A Consumer’s Stream of Consciousness
Recently, I had to buy a new smartphone case; the old silicone type seemed to be still functioning, but it was broken and frayed in several places, which didn’t look good to anyone anymore; additionally, I started imagining that the other functions were not as reliable as originally intended by me and the product.
I didn’t have to buy the case, of course, the phone worked without it, and it even looked better — after almost 2 years, I saw more than just its transparent screen again; during that brief moment of changing the case, a nice surprise; however, the cost of something breaking isn’t just about money; it involves the consumption of resources like energy, rare minerals, cheap labor, etc., which self-evidently, or then not, should be avoided, and the third option, not buying one at all, which would be the best solution anyway (saving resources, time, psychological well-being) — well, I’m not strong enough for that, so I decided to get a replacement.
In a rather old-fashioned way, I went to a store that featured a shelf dedicated to displaying various cases for numerous phone models from various manufacturers, it felt great to have so many options, but that feeling diminished as I had to approach closely to read the packaging and identify the truly suitable products for the extensive range of choices became less visible, the whole process wasn’t easy since I couldn’t use a search term and I hadn’t done proper research.
On my first attempt, I messed up and bought an incompatible item but luckily, I noticed this as I was leaving while changing the case, but all in all the initial result of the endeavor was mainly embarrassment and a disgusted-looking saleswoman who had to take the item back, operate her computer, and refund me in cash.
Standing in front of the shelf, I was confused, as the model names that had appeared over the years were quite similar in reading, I responded carelessly by not paying enough attention to the name suffixes and as a consequence, I chose the wrong product, which I later returned, clearly misunderstanding the seriousness of the situation, I hadn’t approached this task, which could indeed be called “work,” with necessary professional focus.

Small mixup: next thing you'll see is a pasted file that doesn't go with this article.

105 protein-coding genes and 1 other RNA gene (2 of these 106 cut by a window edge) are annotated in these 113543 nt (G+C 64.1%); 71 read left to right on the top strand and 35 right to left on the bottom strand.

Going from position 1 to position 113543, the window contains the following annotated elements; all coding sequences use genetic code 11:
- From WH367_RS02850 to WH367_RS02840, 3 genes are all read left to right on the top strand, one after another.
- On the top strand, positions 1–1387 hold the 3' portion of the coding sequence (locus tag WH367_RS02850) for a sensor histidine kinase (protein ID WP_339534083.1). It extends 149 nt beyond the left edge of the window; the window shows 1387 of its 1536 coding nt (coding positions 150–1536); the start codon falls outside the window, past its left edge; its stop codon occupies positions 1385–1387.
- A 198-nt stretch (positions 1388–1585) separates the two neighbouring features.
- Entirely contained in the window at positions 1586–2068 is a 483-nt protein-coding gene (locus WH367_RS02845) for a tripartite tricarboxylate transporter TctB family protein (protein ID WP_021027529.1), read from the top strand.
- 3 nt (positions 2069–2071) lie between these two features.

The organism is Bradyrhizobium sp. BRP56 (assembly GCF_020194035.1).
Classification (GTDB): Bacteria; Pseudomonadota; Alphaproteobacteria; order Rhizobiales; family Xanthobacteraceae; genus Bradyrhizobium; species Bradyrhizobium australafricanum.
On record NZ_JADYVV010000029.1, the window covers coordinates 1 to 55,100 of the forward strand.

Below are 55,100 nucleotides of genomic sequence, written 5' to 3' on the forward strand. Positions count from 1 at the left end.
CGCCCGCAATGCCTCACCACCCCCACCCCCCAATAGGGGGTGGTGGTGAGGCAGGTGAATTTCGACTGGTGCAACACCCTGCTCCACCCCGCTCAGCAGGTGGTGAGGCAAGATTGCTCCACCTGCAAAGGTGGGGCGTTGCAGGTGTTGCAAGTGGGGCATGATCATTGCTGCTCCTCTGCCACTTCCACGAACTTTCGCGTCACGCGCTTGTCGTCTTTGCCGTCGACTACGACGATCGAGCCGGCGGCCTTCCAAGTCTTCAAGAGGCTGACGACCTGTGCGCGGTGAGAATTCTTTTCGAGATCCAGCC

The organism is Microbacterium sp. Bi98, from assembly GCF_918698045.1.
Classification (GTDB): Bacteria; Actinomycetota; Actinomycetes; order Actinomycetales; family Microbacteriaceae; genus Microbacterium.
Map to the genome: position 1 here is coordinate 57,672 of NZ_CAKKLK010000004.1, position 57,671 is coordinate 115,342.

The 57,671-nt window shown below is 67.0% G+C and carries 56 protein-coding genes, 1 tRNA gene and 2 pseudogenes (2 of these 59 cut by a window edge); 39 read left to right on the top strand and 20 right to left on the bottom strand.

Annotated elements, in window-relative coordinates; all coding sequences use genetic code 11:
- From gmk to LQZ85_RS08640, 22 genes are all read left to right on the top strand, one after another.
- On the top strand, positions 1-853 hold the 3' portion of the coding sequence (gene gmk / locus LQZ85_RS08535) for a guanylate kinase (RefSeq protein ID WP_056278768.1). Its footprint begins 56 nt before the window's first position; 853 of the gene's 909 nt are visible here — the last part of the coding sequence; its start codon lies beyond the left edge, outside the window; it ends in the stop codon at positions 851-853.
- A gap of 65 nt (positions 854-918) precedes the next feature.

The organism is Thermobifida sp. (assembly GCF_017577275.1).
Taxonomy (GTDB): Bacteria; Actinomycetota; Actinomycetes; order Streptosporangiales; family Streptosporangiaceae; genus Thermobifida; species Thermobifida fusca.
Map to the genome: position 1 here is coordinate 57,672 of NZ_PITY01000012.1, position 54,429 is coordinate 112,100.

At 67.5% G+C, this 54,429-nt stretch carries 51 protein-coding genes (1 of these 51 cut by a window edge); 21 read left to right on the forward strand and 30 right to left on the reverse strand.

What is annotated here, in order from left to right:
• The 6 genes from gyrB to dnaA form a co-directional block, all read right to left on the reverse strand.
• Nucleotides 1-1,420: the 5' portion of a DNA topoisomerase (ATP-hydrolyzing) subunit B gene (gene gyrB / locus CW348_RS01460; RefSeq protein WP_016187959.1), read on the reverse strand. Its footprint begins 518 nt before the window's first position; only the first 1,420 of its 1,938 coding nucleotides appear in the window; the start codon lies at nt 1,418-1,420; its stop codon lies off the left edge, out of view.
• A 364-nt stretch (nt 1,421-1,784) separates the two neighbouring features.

I was mostly unfamiliar with the manufacturers’ names, which suited me, it meant giving my money to some unknown company and, essentially, entrusting the store with my purchase; it was a large chain, so they should be able to assess the quality of what they offer and not stock the worst products.
However, since I had been to electronics stores before, I had vague memories of some brand names, which led me to exclude a case from a company I’d really never heard of before — “Ideal of Sweden” — even though its design, a gradient from orange to purple labeled as “Ombré,” looked quite stylish, but the idea of a smartphone drawing too much attention to itself dampened my enthusiasm for it.
I didn’t have a clear image of how my future case, something I would frequently see and touch, should look; my sister-in-law had a transparent case, but the one I had from a few years ago turned dirtily yellow within months, but hers was already 2 years old and still clear; unfortunately, she couldn’t remember the manufacturer, but that was enough for me to opt for a transparent case initially, but since I didn’t like how it looked when I tried it, I looked for other options on my second attempt.
“Military Grade” isn’t a term one usually encounters outside of the news, but in the context of phone cases, it’s a quality promise related to drop protection, which ultimately is reassuring for institutionalized force remains the most reliable in terms of violence, where is the police anyway, so other products without this label instantly looked weaker, even though some claimed to absorb falls from 1.80 meters, which is actually pretty good I thought, leading me to project that ability onto every other case, a move that helped me quickly discard the notion of needing a “Military Grade” case.
I had mentally prepared myself for plastic — some synthetic material that isn’t too thick, that tends to be dark and inconspicuous, but I couldn’t find anything in that category; there were only inconsistent hybrids, like transparent parts combined with black or carbon featuring patterns made to look like microscopic views of materials, ridiculous.
Leather remained an option, but this specific one here looks and feels like dressed-up plastic — not very convincing, so after a series of disappointing options, how could I resolve this situation; visually, black leather looked the best, but it didn’t feel comfortable in hand; still the natural oil (or moisture?) from my fingers should eventually patinate the material, but when exactly, furthermore: animal skin, well… but vegan leather — a silly term, but I get it, for dismissing the value that is attached to the word would mean risk in terms of a replacement ‘s connectivity to the imagination of customers — wasn’t in the options, only this presumably cow-based material was available, which should be okay as it’s essentially just steak leftovers, I’ve read about that, okay, let’s get to it and head to the cashier.